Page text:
Global Relevance  

How does Buddhist philosophy and practices support the global challenges that we are facing ? From political polarization to climate change, understanding the nature of phenomena and having sustainable personal response to these global challenges can make the difference between apathy and healthy engagement. 

Practitioners with under 15 years of experience 



I was first exposed to dharma when I was in high school/college. It was recommended by my therapist to check out a group call Dharma Punx and thought that meditation would be a good way to help with depression/anxiety. I initially didn’t like it but when I came back from college, I thought I would give it another try.



I walked into Against the Stream Nashville Meditation Center in January 2012,  shortly after coming out of rehab for alcohol dependence.   It was suggested that meditation could be helpful in further recovery.  I remember in one of the first talks Dave Smith mentioned that, sitting was just sitting.  Whether you were in traffic, the motor vehicle department or sitting comfortably on your  own couch that the experience of sitting was all the same.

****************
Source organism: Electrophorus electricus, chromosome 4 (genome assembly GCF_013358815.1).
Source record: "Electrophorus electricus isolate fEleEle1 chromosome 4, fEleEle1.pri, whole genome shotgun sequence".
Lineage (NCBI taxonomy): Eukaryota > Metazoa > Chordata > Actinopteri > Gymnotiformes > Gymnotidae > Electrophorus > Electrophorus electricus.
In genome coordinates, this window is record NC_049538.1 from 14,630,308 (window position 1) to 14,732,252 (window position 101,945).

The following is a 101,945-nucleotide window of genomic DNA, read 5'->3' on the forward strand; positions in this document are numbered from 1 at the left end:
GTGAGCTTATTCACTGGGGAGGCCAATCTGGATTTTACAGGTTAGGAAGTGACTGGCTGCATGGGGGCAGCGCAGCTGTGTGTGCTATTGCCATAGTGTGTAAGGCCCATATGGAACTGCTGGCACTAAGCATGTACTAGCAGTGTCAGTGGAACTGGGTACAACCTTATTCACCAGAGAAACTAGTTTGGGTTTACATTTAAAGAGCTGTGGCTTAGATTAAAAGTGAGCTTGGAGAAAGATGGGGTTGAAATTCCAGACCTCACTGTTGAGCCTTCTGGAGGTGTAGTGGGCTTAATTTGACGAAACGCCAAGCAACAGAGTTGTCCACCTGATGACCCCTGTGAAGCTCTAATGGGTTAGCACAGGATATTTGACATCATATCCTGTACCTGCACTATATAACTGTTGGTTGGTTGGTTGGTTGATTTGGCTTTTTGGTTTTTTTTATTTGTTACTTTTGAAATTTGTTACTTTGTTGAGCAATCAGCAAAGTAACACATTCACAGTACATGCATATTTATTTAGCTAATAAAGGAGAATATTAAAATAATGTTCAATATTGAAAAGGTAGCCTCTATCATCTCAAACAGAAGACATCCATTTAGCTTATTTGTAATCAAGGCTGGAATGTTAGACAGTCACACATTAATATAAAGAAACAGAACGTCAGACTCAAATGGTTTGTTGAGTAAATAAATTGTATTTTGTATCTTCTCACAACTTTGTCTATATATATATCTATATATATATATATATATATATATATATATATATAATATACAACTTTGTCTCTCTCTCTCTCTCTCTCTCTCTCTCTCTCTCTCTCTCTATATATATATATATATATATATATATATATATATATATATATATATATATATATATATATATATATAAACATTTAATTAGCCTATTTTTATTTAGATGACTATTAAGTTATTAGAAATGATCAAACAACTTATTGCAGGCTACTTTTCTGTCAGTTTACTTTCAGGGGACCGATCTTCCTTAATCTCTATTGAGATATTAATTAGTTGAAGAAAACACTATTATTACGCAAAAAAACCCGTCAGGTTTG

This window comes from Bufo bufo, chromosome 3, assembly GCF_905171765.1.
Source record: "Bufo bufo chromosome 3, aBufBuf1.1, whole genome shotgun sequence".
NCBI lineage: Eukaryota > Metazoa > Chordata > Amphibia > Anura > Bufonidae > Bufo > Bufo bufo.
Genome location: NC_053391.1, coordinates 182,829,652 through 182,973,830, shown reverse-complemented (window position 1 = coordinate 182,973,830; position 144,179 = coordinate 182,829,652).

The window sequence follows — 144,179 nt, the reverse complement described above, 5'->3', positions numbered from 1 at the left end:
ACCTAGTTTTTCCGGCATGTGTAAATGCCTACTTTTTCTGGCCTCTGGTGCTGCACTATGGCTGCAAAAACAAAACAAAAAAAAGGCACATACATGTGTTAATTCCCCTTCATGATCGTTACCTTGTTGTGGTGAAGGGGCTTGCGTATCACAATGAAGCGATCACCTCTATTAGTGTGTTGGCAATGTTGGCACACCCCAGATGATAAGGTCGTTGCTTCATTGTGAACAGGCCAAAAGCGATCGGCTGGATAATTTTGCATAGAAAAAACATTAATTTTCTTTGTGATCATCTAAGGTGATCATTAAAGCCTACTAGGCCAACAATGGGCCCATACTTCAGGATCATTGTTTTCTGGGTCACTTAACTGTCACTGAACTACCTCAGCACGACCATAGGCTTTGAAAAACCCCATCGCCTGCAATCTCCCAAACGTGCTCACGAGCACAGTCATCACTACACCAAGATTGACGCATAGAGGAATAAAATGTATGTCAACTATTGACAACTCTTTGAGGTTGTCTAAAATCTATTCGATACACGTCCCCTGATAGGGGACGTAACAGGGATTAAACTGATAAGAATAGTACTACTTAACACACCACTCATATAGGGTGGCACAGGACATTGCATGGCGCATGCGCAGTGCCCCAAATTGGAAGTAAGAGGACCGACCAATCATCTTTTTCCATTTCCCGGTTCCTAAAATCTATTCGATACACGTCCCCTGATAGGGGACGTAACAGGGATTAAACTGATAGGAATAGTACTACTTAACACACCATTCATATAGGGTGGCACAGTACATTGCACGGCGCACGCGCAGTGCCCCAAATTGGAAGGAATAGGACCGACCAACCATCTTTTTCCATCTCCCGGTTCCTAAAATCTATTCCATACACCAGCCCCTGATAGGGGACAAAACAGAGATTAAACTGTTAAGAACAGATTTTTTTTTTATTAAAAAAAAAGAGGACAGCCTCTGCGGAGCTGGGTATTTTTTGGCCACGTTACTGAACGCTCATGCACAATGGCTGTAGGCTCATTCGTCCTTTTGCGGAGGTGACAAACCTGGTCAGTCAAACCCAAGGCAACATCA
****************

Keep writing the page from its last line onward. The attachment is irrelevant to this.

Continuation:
I am not sure exactly when I first became aware of the dharma path, but my first brush with it was through reading Thich Nhat Hanh's Beyond the Self a translation of the Sutra on the Middle Way. At the time I had been in recovery for about 10 years and had a sustain spiritual practice of self-reflection and service, but I had never been exposed to the truth of Dependent Origination.


Dick and Bonnie

Joking in 1980 as I introduced myself to the workshop leader of a weeklong seminar entitled “Owning your Religious Past”, I described myself as a Zen-Baptist. It was an attempt at the time to show off my witty nature to the attractive teacher. She and I remain married.



Nothing seemed to fit, however, until I began to be introduced to Buddhism. At first it was Insight Meditation, and then I moved to a town where the only Buddhist community was a Tibetan Buddhist Center.



I encountered spiritual practice through reading BKS Iyengar’s Light on Yoga when I was 18 and immediately trying a number of the forbidden pranayama techniques that he described in the back of the book, because of course this is what you do when you’re 18.